We should apply this perspective to any ritual in the church. All churches have post-biblical rituals, even those who claim that they follow only the Bible. No matter what church you attend, I am sure you have an order of worship; most likely, that order is found nowhere in Scripture (you cannot find a passage that tells you the exact point in a service when the offering should be collected). Yet, if someone decides to revamp the order of worship, there is usually an outcry: “What is wrong with the way we did it before?”

The rituals are not bad in themselves, but they can become a problem when we focus on them instead of their meaning or purpose. NHL players do not mind the Cup ritual because they are not focused on the routine of carrying a 35-pound piece of metal around on the ice; they are focused on celebrating their achievement. Likewise, Lent can become a boring, tedious ritual of torture if our hearts are not in it.

So, in preparation for Lent, I offer the following suggestions to bring the joy of the Lord into the observance:

  • First, observe it as unto the Lord, not as a mere tradition or ritual. Observe Ash Wednesday, and every other day, as a day for the Lord. Abstain as a means of drawing closer to the Lord.
  • Recognize the purpose of Lent. This is a time when we reflect on our weakness and our need for a Savior. At the same time, it is an opportunity for us to rejoice that God has already given us a Savior, Jesus Christ. Those who have come to believe in Him are already forgiven.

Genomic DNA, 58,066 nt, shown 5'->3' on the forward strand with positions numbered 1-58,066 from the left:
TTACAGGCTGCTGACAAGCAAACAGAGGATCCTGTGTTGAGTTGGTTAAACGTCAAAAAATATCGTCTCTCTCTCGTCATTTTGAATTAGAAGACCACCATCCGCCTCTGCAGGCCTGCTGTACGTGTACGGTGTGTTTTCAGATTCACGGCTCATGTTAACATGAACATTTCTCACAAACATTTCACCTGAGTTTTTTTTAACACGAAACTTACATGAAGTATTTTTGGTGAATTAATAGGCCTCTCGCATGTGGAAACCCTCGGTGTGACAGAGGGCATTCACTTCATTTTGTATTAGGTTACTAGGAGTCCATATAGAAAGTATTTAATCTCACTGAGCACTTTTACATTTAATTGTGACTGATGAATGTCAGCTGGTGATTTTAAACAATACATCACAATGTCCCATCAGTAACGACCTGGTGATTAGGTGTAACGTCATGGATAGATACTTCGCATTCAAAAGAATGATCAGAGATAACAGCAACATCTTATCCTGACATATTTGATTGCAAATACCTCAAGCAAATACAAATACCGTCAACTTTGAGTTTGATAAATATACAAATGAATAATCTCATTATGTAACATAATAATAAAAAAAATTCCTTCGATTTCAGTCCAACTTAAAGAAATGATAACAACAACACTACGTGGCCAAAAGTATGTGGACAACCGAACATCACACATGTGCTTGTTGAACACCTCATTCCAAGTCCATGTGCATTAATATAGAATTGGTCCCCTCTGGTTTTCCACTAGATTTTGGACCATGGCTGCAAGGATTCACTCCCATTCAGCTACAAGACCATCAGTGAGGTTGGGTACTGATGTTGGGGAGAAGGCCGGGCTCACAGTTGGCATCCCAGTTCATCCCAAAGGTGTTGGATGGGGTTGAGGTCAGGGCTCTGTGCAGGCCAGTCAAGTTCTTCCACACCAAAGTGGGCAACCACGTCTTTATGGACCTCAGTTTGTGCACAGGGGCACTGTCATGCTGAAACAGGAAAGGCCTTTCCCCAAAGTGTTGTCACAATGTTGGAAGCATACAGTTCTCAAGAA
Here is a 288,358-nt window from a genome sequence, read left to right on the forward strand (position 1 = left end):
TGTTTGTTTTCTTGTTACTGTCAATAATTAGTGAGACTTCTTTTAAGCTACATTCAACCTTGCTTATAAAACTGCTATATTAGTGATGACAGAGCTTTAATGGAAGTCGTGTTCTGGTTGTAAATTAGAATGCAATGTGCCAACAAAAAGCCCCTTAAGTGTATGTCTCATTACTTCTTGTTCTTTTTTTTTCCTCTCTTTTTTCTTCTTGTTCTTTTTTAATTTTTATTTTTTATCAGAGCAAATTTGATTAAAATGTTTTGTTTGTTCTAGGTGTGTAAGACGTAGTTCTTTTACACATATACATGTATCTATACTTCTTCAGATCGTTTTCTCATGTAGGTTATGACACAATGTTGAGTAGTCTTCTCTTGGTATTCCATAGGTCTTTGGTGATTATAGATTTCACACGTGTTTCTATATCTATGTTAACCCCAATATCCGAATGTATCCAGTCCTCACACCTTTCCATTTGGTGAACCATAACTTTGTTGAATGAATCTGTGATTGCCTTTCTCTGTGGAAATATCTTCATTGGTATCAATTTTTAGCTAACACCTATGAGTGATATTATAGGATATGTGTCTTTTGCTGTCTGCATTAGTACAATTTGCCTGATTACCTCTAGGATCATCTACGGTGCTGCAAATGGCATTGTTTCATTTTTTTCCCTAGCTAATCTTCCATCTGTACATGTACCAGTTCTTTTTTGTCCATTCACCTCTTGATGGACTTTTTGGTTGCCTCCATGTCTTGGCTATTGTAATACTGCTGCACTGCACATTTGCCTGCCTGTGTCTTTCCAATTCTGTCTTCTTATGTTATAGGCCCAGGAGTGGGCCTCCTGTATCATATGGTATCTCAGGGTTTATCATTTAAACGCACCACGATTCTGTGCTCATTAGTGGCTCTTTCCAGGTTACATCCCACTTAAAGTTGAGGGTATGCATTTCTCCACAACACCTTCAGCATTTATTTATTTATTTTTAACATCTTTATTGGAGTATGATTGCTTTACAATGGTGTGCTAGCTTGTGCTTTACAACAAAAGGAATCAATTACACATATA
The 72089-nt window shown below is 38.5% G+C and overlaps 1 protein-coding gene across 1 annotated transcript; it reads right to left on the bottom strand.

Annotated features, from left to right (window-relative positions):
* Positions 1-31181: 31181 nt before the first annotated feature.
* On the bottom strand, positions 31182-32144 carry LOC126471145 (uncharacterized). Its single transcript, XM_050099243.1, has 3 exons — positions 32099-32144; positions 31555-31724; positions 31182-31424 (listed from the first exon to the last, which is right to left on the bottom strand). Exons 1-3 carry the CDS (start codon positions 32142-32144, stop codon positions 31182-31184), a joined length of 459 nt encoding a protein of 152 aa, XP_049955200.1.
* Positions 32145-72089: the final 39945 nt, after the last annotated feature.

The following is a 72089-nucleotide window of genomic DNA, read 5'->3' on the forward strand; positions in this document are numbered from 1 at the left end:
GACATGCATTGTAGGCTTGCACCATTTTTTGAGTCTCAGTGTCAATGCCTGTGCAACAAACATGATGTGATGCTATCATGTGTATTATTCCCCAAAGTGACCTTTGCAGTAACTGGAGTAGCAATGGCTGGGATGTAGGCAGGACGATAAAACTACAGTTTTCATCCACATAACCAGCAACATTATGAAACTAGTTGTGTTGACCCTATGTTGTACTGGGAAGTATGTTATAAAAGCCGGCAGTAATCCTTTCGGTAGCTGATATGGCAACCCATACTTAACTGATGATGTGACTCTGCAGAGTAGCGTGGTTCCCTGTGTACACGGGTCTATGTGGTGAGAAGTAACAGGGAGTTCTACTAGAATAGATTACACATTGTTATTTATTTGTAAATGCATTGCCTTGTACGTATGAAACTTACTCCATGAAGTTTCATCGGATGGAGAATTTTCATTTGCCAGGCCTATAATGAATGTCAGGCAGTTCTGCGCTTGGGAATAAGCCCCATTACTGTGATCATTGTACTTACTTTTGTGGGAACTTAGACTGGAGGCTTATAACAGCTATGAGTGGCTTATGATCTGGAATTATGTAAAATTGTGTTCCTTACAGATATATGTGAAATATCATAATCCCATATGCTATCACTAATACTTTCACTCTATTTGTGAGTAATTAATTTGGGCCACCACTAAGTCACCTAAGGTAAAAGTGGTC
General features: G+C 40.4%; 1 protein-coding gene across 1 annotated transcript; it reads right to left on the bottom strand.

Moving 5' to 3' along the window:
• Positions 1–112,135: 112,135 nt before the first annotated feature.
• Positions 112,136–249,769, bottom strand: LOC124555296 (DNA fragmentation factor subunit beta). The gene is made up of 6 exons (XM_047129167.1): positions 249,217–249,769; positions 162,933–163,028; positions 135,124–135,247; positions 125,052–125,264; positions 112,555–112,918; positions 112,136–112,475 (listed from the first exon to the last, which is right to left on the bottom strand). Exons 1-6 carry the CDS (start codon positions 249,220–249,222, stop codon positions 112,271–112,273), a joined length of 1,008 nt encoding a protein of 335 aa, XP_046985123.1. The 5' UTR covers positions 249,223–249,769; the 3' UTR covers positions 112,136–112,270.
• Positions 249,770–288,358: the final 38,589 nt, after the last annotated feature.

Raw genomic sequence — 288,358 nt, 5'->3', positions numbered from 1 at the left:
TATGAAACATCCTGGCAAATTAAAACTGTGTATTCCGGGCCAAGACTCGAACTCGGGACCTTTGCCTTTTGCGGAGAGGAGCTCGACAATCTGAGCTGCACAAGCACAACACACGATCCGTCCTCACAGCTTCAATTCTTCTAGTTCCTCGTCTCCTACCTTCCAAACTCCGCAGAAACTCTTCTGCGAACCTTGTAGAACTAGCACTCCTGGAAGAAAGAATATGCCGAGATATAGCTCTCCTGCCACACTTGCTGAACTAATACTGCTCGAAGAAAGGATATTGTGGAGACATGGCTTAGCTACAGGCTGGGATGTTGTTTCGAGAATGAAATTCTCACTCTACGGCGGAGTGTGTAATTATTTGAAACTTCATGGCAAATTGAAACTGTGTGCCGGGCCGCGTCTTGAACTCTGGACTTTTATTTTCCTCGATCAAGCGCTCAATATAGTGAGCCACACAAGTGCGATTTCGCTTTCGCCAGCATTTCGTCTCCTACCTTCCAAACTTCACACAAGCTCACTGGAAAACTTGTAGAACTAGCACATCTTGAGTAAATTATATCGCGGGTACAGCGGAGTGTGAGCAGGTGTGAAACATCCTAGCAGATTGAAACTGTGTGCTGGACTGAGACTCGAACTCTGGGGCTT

• Remember that Lent is not a matter of salvation. I have come to view it as a great way for the body of Christ to unite in fasting. Jesus did precede His teaching on fasting by saying “When you fast,” not if (see Matt. 6:16). However, He did not give specific dates that we must fast. Lent is a great, ready-made guideline. However, if you can find another meaningful way of working Lent into your walk with God, that is fine too.
  • Consider the purpose of fasting. Christians tend to fast for different reasons. While I try to schedule regular fasts, I often need a certain focus; “because it’s Friday” is the sort of reason-for-fasting that can easily become boring. One focus for me is based on 1 Corinthians 9:26-27: “So I do not run aimlessly; I do not box as one beating the air. But I discipline my body and keep it under control,lest after preaching to others I myself should be disqualified.” Although it is not the only reason for fasting, I find that it is helpful as a means of learning and practicing self-discipline.
  • Likewise, we should approach Lent from a perspective of spiritual liberty.
  • This is not an area for judging others. I am not a “better Christian” because I give something up for Lent. On the other hand, those who choose not to observe Lent are not “better Christians” because they forego it. Lent, properly practiced, can be a great means of growing spiritually. However, it is not the only means.

In 10 days, we will receive ashes on our foreheads and begin our Lenten fasts. What will you give up for 40 days? Which spiritual disciplines will you take up or increase for those 40 days? Most importantly, what changes do you hope to see in your relationship with Christ as a result of this 40-day journey?

Categories: Bible meditations | Tags: , , , , , | 1 Comment